Parmeggiani Art Gallery

Galleria Parmeggiani

ico-galleria-parmeggianiAn extraordinary 15th-century portal from the Palazzo Mosen Sorell in Valencia – which frames Parmeggiani’s wooden door, which the owner wanted painted red – introduces us to the intimacy of the Gallery, whose architecture is inspired by the shapes of cathedrals taken from some of the Marcy goldsmiths’ works housed inside.
This Gothic-Renaissance style building was built by Luigi Parmeggiani between 1925 and 1928 (and designed by Reggio Emilia engineer Ascanio Ferrari) to house his art collection. The building, both inside and out, seems to express a synthesis of models from the ancient world, the Middle Ages and the Renaissance, perfectly in tune with the characteristics of the collection it houses.

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    The internal distribution suggests a derivation from the plan of a Hellenistic house.
    The vestibule houses a collection of marbles and terracottas in an antique style, reproducing the layout of Roman lapidaries. On the sides are symmetrically arranged smaller rooms, while the main path leads to the large central hall, characterised by the large skylight, a reference to the structure of the atrium with impluvium of ancient Rome houses, but also a direct copy of the room in the Escosura/Marcy sales gallery in Paris.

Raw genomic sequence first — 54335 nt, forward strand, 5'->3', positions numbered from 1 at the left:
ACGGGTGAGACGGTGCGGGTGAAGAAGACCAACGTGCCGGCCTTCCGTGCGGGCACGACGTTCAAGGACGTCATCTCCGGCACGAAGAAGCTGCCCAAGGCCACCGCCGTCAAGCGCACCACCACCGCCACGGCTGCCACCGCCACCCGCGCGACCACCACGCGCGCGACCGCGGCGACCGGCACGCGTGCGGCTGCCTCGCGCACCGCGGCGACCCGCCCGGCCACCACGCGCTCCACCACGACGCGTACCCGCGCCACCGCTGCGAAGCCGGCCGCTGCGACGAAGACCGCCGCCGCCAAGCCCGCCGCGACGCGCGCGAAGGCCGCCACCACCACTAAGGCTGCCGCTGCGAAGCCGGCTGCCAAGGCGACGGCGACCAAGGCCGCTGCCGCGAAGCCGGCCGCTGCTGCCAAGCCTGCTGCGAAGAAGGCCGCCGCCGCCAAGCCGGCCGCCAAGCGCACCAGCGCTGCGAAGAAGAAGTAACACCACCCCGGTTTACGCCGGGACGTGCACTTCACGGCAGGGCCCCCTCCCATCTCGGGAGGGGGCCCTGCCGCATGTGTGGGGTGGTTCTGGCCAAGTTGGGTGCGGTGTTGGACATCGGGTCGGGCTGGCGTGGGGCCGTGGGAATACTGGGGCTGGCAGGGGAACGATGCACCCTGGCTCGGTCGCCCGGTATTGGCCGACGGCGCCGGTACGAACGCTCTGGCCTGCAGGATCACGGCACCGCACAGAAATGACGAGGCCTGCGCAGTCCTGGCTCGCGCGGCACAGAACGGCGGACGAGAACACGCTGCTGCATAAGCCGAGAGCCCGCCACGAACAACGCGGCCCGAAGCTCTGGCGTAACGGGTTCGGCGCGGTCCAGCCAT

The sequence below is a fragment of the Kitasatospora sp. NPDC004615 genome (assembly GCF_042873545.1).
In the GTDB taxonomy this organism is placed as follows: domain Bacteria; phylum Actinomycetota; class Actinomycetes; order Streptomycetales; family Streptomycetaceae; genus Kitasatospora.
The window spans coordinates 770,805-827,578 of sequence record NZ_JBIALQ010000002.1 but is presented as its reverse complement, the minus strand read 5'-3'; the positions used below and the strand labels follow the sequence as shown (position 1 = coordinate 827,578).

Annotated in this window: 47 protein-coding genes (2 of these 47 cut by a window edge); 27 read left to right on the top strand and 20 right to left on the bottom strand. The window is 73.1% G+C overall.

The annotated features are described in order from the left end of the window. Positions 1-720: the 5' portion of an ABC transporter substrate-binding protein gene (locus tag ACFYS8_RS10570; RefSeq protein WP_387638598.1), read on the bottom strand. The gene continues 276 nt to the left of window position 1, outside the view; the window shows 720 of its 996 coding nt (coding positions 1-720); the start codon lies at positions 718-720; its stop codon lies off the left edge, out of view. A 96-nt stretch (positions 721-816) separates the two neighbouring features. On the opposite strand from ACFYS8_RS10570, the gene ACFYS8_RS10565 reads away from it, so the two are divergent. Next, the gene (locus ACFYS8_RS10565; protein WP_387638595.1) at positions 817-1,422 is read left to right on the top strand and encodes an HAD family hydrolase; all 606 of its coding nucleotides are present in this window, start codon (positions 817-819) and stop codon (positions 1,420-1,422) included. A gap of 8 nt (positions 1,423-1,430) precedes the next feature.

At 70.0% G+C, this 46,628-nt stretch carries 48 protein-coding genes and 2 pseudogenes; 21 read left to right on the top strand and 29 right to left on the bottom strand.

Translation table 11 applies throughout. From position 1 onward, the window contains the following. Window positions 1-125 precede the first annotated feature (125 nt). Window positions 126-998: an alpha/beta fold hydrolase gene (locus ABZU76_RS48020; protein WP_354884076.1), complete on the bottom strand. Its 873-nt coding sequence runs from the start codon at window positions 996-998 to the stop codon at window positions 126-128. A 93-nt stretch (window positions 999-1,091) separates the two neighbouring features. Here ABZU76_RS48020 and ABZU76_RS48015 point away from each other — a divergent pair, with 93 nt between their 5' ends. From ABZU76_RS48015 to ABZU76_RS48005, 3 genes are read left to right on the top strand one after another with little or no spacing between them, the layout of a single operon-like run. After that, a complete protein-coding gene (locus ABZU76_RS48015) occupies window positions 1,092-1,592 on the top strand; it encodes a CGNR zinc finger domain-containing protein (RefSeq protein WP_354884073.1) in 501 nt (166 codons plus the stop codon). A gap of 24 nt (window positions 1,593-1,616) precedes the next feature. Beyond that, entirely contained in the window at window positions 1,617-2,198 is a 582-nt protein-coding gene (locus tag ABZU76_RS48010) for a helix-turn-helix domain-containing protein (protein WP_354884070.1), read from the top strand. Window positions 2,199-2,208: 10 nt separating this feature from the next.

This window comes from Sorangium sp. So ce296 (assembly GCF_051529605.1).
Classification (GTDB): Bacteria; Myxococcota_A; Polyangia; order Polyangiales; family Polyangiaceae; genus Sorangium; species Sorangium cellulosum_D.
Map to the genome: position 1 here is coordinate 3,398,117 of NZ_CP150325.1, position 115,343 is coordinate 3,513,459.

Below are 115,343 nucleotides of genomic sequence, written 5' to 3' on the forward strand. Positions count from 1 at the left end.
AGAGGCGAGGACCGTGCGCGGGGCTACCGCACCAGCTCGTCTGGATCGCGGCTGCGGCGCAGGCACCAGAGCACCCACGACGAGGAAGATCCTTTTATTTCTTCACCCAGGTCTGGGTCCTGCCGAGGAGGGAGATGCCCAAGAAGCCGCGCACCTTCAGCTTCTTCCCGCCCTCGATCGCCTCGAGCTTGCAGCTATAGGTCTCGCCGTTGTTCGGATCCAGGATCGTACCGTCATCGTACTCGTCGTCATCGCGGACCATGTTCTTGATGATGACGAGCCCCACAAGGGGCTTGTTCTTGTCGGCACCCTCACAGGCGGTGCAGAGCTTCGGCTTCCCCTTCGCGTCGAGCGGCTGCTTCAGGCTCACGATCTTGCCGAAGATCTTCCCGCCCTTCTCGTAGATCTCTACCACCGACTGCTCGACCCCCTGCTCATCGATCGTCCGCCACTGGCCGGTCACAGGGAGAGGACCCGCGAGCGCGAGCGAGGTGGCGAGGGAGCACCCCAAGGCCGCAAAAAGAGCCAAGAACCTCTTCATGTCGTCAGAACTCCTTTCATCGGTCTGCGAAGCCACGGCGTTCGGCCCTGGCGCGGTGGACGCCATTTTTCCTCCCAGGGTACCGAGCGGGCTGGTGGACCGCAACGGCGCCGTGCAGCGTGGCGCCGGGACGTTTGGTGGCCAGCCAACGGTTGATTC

The arrangement of the collection has undergone numerous variations. In the last version – left by Luigi Parmeggiani after 1932 – there are three rooms dedicated to the main European schools of painting (Flemish, Spanish, French/English), four rooms devoted to classes of materials (textiles, costumes, goldsmiths and weapons), three rooms for paintings by Ignacio Leon y Escosura and Cesare Detti. Finally, the central hall (dedicated to Clemente, as a tribute to the city of Reggio Emilia) houses Italian paintings, furniture, ceramic and metal objects.
    During the restoration in 1988, it was decided to preserve the original structure and layout of the Gallery, respecting Luigi Parmeggiani’s wish to create a real house-museum inspired by Escosura’s house in Paris and, more generally, based on the models of European private collections of the late 19th century.

address Cairoli, 2
42121 Reggio Emilia


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Parmeggiani Art Gallery